And that leads me back to introspection, to quarantine as a place to find that time to delve into our own inner cave. Perhaps I need to find the spot inside of me that makes me think that it is selfish to hope for something after this. I do not think of eternal life as hopeful, or idealistic (in the positive sense of that word), realistic, inevitable, or anything else. I think of it as selfish, and I am confident that there is a reason for that. When you think of a place after this one, a place where we are one with our idea of a Deity, of God, I am sure that there is a thought that jumps to your mind before any other. And there is a reason for that, just like there is a reason for my thought.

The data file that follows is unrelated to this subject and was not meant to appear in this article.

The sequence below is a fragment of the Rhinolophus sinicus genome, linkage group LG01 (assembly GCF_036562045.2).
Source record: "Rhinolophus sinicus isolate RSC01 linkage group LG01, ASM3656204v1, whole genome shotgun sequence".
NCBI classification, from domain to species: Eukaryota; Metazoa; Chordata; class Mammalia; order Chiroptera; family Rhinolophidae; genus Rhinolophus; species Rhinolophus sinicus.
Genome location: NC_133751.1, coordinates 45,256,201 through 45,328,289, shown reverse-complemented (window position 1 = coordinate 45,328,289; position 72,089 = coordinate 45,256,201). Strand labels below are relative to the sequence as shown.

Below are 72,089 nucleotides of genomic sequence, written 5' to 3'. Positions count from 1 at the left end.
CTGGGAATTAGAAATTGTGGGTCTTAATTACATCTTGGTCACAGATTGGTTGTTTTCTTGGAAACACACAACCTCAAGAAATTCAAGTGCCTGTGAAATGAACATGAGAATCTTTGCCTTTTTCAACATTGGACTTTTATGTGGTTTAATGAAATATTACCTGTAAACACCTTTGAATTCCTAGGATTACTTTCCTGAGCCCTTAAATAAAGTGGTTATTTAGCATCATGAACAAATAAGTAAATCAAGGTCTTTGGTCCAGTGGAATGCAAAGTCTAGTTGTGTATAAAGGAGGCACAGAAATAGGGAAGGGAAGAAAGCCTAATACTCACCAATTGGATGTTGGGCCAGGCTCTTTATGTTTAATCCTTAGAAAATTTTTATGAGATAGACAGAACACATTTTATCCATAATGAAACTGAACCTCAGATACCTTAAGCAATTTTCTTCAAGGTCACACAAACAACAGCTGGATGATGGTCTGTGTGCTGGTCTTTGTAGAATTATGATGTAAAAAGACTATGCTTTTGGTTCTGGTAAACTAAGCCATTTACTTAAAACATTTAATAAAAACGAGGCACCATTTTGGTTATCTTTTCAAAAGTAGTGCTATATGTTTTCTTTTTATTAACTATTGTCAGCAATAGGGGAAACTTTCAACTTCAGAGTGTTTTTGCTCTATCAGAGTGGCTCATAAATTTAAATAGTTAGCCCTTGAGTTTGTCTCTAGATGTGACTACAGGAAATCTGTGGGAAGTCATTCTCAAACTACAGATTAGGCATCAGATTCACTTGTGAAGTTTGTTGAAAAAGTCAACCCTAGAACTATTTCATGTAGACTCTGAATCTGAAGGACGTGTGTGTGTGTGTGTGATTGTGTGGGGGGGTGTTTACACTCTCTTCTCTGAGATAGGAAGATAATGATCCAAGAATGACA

Perhaps, as Easter Sunday finds its way into our homes, and we find ourselves with another day to think, this season of contemplation can become a time to discover what your reaction to eternal life represents.